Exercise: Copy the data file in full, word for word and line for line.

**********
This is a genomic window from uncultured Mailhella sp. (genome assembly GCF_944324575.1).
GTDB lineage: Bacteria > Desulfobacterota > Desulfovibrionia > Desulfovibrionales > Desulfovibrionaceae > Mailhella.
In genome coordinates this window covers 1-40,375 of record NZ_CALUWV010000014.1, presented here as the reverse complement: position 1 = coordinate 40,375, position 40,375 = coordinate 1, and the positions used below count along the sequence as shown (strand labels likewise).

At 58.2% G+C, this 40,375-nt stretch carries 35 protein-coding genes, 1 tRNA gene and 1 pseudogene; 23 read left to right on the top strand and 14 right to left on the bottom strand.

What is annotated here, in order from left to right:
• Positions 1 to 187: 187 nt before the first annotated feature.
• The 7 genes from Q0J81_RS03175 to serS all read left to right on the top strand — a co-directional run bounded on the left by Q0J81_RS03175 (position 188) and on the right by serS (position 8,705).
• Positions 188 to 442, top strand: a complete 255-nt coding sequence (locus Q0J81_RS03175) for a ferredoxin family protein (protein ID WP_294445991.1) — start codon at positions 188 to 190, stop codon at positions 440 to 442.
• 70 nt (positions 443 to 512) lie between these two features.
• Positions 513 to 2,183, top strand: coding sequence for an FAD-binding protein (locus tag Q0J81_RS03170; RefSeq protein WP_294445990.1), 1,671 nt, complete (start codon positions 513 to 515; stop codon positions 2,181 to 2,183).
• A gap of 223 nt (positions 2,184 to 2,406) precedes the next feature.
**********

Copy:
This is a genomic window from uncultured Mailhella sp. (genome assembly GCF_944324575.1).
GTDB lineage: Bacteria > Desulfobacterota > Desulfovibrionia > Desulfovibrionales > Desulfovibrionaceae > Mailhella.
In genome coordinates this window covers 1-40,375 of record NZ_CALUWV010000014.1, presented here as the reverse complement: position 1 = coordinate 40,375, position 40,375 = coordinate 1, and the positions used below count along the sequence as shown (strand labels likewise).

At 58.2% G+C, this 40,375-nt stretch carries 35 protein-coding genes, 1 tRNA gene and 1 pseudogene; 23 read left to right on the top strand and 14 right to left on the bottom strand.

What is annotated here, in order from left to right:
• Positions 1 to 187: 187 nt before the first annotated feature.
• The 7 genes from Q0J81_RS03175 to serS all read left to right on the top strand — a co-directional run bounded on the left by Q0J81_RS03175 (position 188) and on the right by serS (position 8,705).
• Positions 188 to 442, top strand: a complete 255-nt coding sequence (locus Q0J81_RS03175) for a ferredoxin family protein (protein ID WP_294445991.1) — start codon at positions 188 to 190, stop codon at positions 440 to 442.
• 70 nt (positions 443 to 512) lie between these two features.
• Positions 513 to 2,183, top strand: coding sequence for an FAD-binding protein (locus tag Q0J81_RS03170; RefSeq protein WP_294445990.1), 1,671 nt, complete (start codon positions 513 to 515; stop codon positions 2,181 to 2,183).
• A gap of 223 nt (positions 2,184 to 2,406) precedes the next feature.